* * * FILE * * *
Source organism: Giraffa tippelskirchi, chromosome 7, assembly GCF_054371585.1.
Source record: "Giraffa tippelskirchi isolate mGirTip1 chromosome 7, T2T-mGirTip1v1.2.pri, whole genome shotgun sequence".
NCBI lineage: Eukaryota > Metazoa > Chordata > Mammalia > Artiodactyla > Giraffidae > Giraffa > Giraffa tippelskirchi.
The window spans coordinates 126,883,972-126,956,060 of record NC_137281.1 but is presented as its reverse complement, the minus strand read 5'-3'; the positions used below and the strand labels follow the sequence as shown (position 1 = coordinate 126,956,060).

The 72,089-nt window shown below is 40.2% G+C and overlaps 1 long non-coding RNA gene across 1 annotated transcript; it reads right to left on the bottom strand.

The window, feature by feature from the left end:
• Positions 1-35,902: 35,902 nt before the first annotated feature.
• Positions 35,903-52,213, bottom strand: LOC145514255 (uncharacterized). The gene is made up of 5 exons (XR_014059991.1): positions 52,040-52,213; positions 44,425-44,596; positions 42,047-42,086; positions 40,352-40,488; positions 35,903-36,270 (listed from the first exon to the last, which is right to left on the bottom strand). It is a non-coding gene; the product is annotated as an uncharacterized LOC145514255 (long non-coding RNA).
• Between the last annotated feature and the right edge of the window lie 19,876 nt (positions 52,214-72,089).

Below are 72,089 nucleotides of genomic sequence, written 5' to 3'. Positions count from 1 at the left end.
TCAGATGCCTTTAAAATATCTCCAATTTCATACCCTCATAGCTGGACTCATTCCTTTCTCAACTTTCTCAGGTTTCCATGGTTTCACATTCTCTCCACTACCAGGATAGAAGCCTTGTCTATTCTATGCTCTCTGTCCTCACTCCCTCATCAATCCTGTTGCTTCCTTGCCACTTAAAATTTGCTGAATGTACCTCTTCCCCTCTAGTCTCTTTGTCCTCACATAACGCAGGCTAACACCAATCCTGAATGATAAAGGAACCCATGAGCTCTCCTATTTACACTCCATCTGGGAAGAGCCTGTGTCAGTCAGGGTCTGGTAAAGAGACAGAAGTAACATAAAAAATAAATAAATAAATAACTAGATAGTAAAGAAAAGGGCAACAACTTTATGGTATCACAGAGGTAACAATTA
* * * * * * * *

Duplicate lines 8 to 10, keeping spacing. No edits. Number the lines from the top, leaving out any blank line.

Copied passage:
• Positions 35,903-52,213, bottom strand: LOC145514255 (uncharacterized). The gene is made up of 5 exons (XR_014059991.1): positions 52,040-52,213; positions 44,425-44,596; positions 42,047-42,086; positions 40,352-40,488; positions 35,903-36,270 (listed from the first exon to the last, which is right to left on the bottom strand). It is a non-coding gene; the product is annotated as an uncharacterized LOC145514255 (long non-coding RNA).
• Between the last annotated feature and the right edge of the window lie 19,876 nt (positions 52,214-72,089).

Below are 72,089 nucleotides of genomic sequence, written 5' to 3'. Positions count from 1 at the left end.